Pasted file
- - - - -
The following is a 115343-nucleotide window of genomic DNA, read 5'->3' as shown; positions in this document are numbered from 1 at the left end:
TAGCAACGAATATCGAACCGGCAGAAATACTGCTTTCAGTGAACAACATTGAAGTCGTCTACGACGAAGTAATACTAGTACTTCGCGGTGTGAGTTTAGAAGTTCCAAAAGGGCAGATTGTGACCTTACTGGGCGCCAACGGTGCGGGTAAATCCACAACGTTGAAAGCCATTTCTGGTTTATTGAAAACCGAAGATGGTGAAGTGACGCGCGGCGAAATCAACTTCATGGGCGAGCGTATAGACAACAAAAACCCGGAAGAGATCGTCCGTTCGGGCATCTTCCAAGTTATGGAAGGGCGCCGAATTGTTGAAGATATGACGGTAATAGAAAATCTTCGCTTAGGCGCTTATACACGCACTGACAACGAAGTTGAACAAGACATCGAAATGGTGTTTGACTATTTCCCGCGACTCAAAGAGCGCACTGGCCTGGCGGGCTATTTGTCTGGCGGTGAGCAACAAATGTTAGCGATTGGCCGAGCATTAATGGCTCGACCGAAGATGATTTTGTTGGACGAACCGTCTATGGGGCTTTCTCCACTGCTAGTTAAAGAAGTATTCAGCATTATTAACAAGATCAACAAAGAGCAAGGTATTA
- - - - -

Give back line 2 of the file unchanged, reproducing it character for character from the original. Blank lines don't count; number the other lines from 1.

TAGCAACGAATATCGAACCGGCAGAAATACTGCTTTCAGTGAACAACATTGAAGTCGTCTACGACGAAGTAATACTAGTACTTCGCGGTGTGAGTTTAGAAGTTCCAAAAGGGCAGATTGTGACCTTACTGGGCGCCAACGGTGCGGGTAAATCCACAACGTTGAAAGCCATTTCTGGTTTATTGAAAACCGAAGATGGTGAAGTGACGCGCGGCGAAATCAACTTCATGGGCGAGCGTATAGACAACAAAAACCCGGAAGAGATCGTCCGTTCGGGCATCTTCCAAGTTATGGAAGGGCGCCGAATTGTTGAAGATATGACGGTAATAGAAAATCTTCGCTTAGGCGCTTATACACGCACTGACAACGAAGTTGAACAAGACATCGAAATGGTGTTTGACTATTTCCCGCGACTCAAAGAGCGCACTGGCCTGGCGGGCTATTTGTCTGGCGGTGAGCAACAAATGTTAGCGATTGGCCGAGCATTAATGGCTCGACCGAAGATGATTTTGTTGGACGAACCGTCTATGGGGCTTTCTCCACTGCTAGTTAAAGAAGTATTCAGCATTATTAACAAGATCAACAAAGAGCAAGGTATTA